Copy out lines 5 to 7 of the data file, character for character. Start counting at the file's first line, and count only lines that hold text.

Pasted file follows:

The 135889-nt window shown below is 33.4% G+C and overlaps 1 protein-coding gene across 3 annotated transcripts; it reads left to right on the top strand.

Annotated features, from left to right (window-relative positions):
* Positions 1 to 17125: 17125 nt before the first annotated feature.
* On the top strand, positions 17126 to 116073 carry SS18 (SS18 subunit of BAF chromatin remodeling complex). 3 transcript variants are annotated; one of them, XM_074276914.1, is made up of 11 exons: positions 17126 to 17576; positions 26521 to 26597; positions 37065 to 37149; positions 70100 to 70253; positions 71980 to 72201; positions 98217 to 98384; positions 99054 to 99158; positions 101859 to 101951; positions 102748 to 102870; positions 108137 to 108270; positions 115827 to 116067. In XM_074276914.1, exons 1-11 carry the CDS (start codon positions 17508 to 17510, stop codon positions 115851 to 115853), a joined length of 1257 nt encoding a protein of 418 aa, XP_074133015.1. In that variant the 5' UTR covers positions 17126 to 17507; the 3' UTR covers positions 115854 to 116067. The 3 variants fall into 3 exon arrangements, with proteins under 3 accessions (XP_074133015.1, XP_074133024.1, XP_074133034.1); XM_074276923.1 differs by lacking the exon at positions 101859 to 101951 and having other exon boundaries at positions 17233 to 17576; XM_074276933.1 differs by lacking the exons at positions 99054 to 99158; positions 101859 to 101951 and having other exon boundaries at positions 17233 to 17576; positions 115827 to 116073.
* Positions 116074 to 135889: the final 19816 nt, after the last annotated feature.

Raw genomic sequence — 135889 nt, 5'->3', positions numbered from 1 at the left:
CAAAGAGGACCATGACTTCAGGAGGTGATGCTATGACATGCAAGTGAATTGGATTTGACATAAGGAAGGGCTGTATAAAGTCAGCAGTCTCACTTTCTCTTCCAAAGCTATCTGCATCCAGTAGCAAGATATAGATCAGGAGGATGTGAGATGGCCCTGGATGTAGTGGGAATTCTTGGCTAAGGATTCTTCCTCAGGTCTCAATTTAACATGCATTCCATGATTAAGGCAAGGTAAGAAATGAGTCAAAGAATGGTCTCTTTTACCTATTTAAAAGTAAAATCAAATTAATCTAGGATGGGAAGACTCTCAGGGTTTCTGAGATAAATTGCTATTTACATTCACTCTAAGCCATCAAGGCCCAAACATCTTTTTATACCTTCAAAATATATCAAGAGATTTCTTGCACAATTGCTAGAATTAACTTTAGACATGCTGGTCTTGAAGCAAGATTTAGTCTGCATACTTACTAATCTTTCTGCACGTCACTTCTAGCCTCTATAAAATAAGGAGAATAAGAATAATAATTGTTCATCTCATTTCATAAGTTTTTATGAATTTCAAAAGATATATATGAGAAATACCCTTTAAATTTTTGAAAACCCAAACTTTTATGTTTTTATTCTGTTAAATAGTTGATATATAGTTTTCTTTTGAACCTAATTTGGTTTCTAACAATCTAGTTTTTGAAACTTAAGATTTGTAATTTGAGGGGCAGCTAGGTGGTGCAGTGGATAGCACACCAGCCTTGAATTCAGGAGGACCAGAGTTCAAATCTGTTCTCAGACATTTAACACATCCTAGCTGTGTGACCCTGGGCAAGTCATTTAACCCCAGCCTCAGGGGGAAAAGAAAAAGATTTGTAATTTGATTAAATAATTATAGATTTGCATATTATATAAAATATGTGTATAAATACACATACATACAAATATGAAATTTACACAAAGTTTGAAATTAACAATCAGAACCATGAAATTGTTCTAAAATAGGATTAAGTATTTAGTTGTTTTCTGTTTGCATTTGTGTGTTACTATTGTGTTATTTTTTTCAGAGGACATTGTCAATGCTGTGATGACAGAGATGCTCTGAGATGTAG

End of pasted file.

* Positions 116074 to 135889: the final 19816 nt, after the last annotated feature.

Raw genomic sequence — 135889 nt, 5'->3', positions numbered from 1 at the left:
CAAAGAGGACCATGACTTCAGGAGGTGATGCTATGACATGCAAGTGAATTGGATTTGACATAAGGAAGGGCTGTATAAAGTCAGCAGTCTCACTTTCTCTTCCAAAGCTATCTGCATCCAGTAGCAAGATATAGATCAGGAGGATGTGAGATGGCCCTGGATGTAGTGGGAATTCTTGGCTAAGGATTCTTCCTCAGGTCTCAATTTAACATGCATTCCATGATTAAGGCAAGGTAAGAAATGAGTCAAAGAATGGTCTCTTTTACCTATTTAAAAGTAAAATCAAATTAATCTAGGATGGGAAGACTCTCAGGGTTTCTGAGATAAATTGCTATTTACATTCACTCTAAGCCATCAAGGCCCAAACATCTTTTTATACCTTCAAAATATATCAAGAGATTTCTTGCACAATTGCTAGAATTAACTTTAGACATGCTGGTCTTGAAGCAAGATTTAGTCTGCATACTTACTAATCTTTCTGCACGTCACTTCTAGCCTCTATAAAATAAGGAGAATAAGAATAATAATTGTTCATCTCATTTCATAAGTTTTTATGAATTTCAAAAGATATATATGAGAAATACCCTTTAAATTTTTGAAAACCCAAACTTTTATGTTTTTATTCTGTTAAATAGTTGATATATAGTTTTCTTTTGAACCTAATTTGGTTTCTAACAATCTAGTTTTTGAAACTTAAGATTTGTAATTTGAGGGGCAGCTAGGTGGTGCAGTGGATAGCACACCAGCCTTGAATTCAGGAGGACCAGAGTTCAAATCTGTTCTCAGACATTTAACACATCCTAGCTGTGTGACCCTGGGCAAGTCATTTAACCCCAGCCTCAGGGGGAAAAGAAAAAGATTTGTAATTTGATTAAATAATTATAGATTTGCATATTATATAAAATATGTGTATAAATACACATACATACAAATATGAAATTTACACAAAGTTTGAAATTAACAATCAGAACCATGAAATTGTTCTAAAATAGGATTAAGTATTTAGTTGTTTTCTGTTTGCATTTGTGTGTTACTATTGTGTTATTTTTTTCAGAGGACATTGTCAATGCTGTGATGACAGAGATGCTCTGAGATGTAG